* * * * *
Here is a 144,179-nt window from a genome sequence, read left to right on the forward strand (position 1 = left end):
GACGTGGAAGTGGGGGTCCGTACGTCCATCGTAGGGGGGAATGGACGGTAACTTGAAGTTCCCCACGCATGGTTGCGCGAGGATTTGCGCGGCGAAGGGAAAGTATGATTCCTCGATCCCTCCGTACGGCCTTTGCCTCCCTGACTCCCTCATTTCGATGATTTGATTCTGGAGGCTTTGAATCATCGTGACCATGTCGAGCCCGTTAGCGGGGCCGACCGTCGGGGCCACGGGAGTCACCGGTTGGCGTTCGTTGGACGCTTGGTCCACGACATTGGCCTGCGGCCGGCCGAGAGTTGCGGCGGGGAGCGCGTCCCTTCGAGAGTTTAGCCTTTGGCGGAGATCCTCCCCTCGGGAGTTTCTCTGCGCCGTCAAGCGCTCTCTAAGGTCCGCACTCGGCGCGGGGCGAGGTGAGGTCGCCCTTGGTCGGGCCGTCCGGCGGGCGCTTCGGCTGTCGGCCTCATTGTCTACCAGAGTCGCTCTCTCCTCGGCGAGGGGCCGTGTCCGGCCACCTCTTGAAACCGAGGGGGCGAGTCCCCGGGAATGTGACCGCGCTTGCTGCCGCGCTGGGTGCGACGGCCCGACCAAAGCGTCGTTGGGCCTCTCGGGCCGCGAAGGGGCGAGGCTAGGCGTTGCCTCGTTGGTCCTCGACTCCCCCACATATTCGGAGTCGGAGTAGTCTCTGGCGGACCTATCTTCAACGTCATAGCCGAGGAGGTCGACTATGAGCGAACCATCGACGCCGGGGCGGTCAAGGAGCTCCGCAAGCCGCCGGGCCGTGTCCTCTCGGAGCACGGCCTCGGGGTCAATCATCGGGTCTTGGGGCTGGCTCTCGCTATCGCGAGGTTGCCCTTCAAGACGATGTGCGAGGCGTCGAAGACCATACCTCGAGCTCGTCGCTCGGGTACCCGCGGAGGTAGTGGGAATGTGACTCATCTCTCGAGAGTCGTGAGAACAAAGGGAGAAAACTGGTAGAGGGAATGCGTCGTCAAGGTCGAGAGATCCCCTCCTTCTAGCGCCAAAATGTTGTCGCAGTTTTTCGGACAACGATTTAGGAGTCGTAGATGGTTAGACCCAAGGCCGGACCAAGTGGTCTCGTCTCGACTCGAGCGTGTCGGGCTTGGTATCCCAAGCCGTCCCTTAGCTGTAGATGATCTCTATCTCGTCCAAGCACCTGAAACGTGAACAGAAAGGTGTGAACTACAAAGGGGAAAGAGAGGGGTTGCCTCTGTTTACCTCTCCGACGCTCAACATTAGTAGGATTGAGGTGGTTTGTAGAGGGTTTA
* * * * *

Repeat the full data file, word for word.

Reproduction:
Here is a 144,179-nt window from a genome sequence, read left to right on the forward strand (position 1 = left end):
GACGTGGAAGTGGGGGTCCGTACGTCCATCGTAGGGGGGAATGGACGGTAACTTGAAGTTCCCCACGCATGGTTGCGCGAGGATTTGCGCGGCGAAGGGAAAGTATGATTCCTCGATCCCTCCGTACGGCCTTTGCCTCCCTGACTCCCTCATTTCGATGATTTGATTCTGGAGGCTTTGAATCATCGTGACCATGTCGAGCCCGTTAGCGGGGCCGACCGTCGGGGCCACGGGAGTCACCGGTTGGCGTTCGTTGGACGCTTGGTCCACGACATTGGCCTGCGGCCGGCCGAGAGTTGCGGCGGGGAGCGCGTCCCTTCGAGAGTTTAGCCTTTGGCGGAGATCCTCCCCTCGGGAGTTTCTCTGCGCCGTCAAGCGCTCTCTAAGGTCCGCACTCGGCGCGGGGCGAGGTGAGGTCGCCCTTGGTCGGGCCGTCCGGCGGGCGCTTCGGCTGTCGGCCTCATTGTCTACCAGAGTCGCTCTCTCCTCGGCGAGGGGCCGTGTCCGGCCACCTCTTGAAACCGAGGGGGCGAGTCCCCGGGAATGTGACCGCGCTTGCTGCCGCGCTGGGTGCGACGGCCCGACCAAAGCGTCGTTGGGCCTCTCGGGCCGCGAAGGGGCGAGGCTAGGCGTTGCCTCGTTGGTCCTCGACTCCCCCACATATTCGGAGTCGGAGTAGTCTCTGGCGGACCTATCTTCAACGTCATAGCCGAGGAGGTCGACTATGAGCGAACCATCGACGCCGGGGCGGTCAAGGAGCTCCGCAAGCCGCCGGGCCGTGTCCTCTCGGAGCACGGCCTCGGGGTCAATCATCGGGTCTTGGGGCTGGCTCTCGCTATCGCGAGGTTGCCCTTCAAGACGATGTGCGAGGCGTCGAAGACCATACCTCGAGCTCGTCGCTCGGGTACCCGCGGAGGTAGTGGGAATGTGACTCATCTCTCGAGAGTCGTGAGAACAAAGGGAGAAAACTGGTAGAGGGAATGCGTCGTCAAGGTCGAGAGATCCCCTCCTTCTAGCGCCAAAATGTTGTCGCAGTTTTTCGGACAACGATTTAGGAGTCGTAGATGGTTAGACCCAAGGCCGGACCAAGTGGTCTCGTCTCGACTCGAGCGTGTCGGGCTTGGTATCCCAAGCCGTCCCTTAGCTGTAGATGATCTCTATCTCGTCCAAGCACCTGAAACGTGAACAGAAAGGTGTGAACTACAAAGGGGAAAGAGAGGGGTTGCCTCTGTTTACCTCTCCGACGCTCAACATTAGTAGGATTGAGGTGGTTTGTAGAGGGTTTA